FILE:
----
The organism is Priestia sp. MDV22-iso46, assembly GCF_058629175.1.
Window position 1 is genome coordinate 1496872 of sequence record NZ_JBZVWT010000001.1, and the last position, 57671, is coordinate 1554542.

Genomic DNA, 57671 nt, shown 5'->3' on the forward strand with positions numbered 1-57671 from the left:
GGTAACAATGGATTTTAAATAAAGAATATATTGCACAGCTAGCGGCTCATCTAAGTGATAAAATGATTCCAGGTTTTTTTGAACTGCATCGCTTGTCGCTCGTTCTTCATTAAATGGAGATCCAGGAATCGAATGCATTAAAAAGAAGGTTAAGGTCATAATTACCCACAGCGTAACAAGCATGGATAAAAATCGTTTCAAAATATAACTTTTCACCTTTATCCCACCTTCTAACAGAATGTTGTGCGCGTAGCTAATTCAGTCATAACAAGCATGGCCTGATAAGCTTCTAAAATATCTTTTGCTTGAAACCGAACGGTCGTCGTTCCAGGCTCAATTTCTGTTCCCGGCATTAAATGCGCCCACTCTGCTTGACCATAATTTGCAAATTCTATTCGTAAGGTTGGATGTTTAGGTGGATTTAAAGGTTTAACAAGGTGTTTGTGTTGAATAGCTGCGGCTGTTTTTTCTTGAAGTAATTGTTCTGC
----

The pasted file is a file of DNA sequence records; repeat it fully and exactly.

The organism is Priestia sp. MDV22-iso46, assembly GCF_058629175.1.
Window position 1 is genome coordinate 1496872 of sequence record NZ_JBZVWT010000001.1, and the last position, 57671, is coordinate 1554542.

Genomic DNA, 57671 nt, shown 5'->3' on the forward strand with positions numbered 1-57671 from the left:
GGTAACAATGGATTTTAAATAAAGAATATATTGCACAGCTAGCGGCTCATCTAAGTGATAAAATGATTCCAGGTTTTTTTGAACTGCATCGCTTGTCGCTCGTTCTTCATTAAATGGAGATCCAGGAATCGAATGCATTAAAAAGAAGGTTAAGGTCATAATTACCCACAGCGTAACAAGCATGGATAAAAATCGTTTCAAAATATAACTTTTCACCTTTATCCCACCTTCTAACAGAATGTTGTGCGCGTAGCTAATTCAGTCATAACAAGCATGGCCTGATAAGCTTCTAAAATATCTTTTGCTTGAAACCGAACGGTCGTCGTTCCAGGCTCAATTTCTGTTCCCGGCATTAAATGCGCCCACTCTGCTTGACCATAATTTGCAAATTCTATTCGTAAGGTTGGATGTTTAGGTGGATTTAAAGGTTTAACAAGGTGTTTGTGTTGAATAGCTGCGGCTGTTTTTTCTTGAAGTAATTGTTCTGC